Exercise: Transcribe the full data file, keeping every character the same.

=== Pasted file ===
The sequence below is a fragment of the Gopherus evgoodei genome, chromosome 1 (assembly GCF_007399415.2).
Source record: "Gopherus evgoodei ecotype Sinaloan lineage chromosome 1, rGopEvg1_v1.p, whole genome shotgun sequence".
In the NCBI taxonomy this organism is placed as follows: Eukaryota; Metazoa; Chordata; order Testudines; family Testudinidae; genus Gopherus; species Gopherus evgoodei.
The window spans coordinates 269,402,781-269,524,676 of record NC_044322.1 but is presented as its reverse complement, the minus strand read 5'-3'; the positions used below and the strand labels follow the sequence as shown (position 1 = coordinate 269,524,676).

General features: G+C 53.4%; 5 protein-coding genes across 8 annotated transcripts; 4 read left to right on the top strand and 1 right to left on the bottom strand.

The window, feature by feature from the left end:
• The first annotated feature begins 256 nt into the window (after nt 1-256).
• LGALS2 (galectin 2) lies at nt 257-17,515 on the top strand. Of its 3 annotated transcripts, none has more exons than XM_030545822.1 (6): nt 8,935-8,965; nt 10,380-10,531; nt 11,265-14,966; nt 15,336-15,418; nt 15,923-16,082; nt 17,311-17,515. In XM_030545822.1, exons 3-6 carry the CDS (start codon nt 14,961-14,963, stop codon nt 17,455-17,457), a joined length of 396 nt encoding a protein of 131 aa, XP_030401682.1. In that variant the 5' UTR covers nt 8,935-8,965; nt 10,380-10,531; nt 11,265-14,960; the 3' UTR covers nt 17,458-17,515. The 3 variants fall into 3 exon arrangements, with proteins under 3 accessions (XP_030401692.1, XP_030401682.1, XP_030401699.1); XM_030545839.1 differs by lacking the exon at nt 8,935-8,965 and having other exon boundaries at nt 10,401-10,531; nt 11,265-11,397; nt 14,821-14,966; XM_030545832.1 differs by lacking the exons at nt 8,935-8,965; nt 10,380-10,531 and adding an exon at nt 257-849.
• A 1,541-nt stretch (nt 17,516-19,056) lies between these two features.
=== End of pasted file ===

The sequence below is a fragment of the Gopherus evgoodei genome, chromosome 1 (assembly GCF_007399415.2).
Source record: "Gopherus evgoodei ecotype Sinaloan lineage chromosome 1, rGopEvg1_v1.p, whole genome shotgun sequence".
In the NCBI taxonomy this organism is placed as follows: Eukaryota; Metazoa; Chordata; order Testudines; family Testudinidae; genus Gopherus; species Gopherus evgoodei.
The window spans coordinates 269,402,781-269,524,676 of record NC_044322.1 but is presented as its reverse complement, the minus strand read 5'-3'; the positions used below and the strand labels follow the sequence as shown (position 1 = coordinate 269,524,676).

General features: G+C 53.4%; 5 protein-coding genes across 8 annotated transcripts; 4 read left to right on the top strand and 1 right to left on the bottom strand.

The window, feature by feature from the left end:
• The first annotated feature begins 256 nt into the window (after nt 1-256).
• LGALS2 (galectin 2) lies at nt 257-17,515 on the top strand. Of its 3 annotated transcripts, none has more exons than XM_030545822.1 (6): nt 8,935-8,965; nt 10,380-10,531; nt 11,265-14,966; nt 15,336-15,418; nt 15,923-16,082; nt 17,311-17,515. In XM_030545822.1, exons 3-6 carry the CDS (start codon nt 14,961-14,963, stop codon nt 17,455-17,457), a joined length of 396 nt encoding a protein of 131 aa, XP_030401682.1. In that variant the 5' UTR covers nt 8,935-8,965; nt 10,380-10,531; nt 11,265-14,960; the 3' UTR covers nt 17,458-17,515. The 3 variants fall into 3 exon arrangements, with proteins under 3 accessions (XP_030401692.1, XP_030401682.1, XP_030401699.1); XM_030545839.1 differs by lacking the exon at nt 8,935-8,965 and having other exon boundaries at nt 10,401-10,531; nt 11,265-11,397; nt 14,821-14,966; XM_030545832.1 differs by lacking the exons at nt 8,935-8,965; nt 10,380-10,531 and adding an exon at nt 257-849.
• A 1,541-nt stretch (nt 17,516-19,056) lies between these two features.